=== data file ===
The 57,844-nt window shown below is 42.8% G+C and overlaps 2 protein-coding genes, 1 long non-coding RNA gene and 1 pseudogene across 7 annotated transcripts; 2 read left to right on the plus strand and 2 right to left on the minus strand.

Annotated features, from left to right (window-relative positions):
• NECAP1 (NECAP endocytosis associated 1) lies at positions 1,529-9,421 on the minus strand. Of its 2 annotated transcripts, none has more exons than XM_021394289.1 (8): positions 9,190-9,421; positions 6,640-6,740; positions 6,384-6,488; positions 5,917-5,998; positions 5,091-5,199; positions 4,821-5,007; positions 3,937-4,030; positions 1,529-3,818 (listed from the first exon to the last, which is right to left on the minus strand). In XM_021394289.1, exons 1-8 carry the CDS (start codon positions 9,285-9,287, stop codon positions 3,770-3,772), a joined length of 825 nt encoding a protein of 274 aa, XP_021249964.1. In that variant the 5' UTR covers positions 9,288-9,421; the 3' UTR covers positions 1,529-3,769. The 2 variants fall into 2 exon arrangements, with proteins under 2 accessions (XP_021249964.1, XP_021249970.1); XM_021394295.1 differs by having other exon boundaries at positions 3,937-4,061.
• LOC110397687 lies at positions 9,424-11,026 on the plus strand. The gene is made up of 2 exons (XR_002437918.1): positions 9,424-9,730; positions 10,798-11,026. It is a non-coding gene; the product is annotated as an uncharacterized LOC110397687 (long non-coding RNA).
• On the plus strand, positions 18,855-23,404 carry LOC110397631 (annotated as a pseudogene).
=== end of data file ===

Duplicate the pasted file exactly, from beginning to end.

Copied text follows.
The 57,844-nt window shown below is 42.8% G+C and overlaps 2 protein-coding genes, 1 long non-coding RNA gene and 1 pseudogene across 7 annotated transcripts; 2 read left to right on the plus strand and 2 right to left on the minus strand.

Annotated features, from left to right (window-relative positions):
• NECAP1 (NECAP endocytosis associated 1) lies at positions 1,529-9,421 on the minus strand. Of its 2 annotated transcripts, none has more exons than XM_021394289.1 (8): positions 9,190-9,421; positions 6,640-6,740; positions 6,384-6,488; positions 5,917-5,998; positions 5,091-5,199; positions 4,821-5,007; positions 3,937-4,030; positions 1,529-3,818 (listed from the first exon to the last, which is right to left on the minus strand). In XM_021394289.1, exons 1-8 carry the CDS (start codon positions 9,285-9,287, stop codon positions 3,770-3,772), a joined length of 825 nt encoding a protein of 274 aa, XP_021249964.1. In that variant the 5' UTR covers positions 9,288-9,421; the 3' UTR covers positions 1,529-3,769. The 2 variants fall into 2 exon arrangements, with proteins under 2 accessions (XP_021249964.1, XP_021249970.1); XM_021394295.1 differs by having other exon boundaries at positions 3,937-4,061.
• LOC110397687 lies at positions 9,424-11,026 on the plus strand. The gene is made up of 2 exons (XR_002437918.1): positions 9,424-9,730; positions 10,798-11,026. It is a non-coding gene; the product is annotated as an uncharacterized LOC110397687 (long non-coding RNA).
• On the plus strand, positions 18,855-23,404 carry LOC110397631 (annotated as a pseudogene).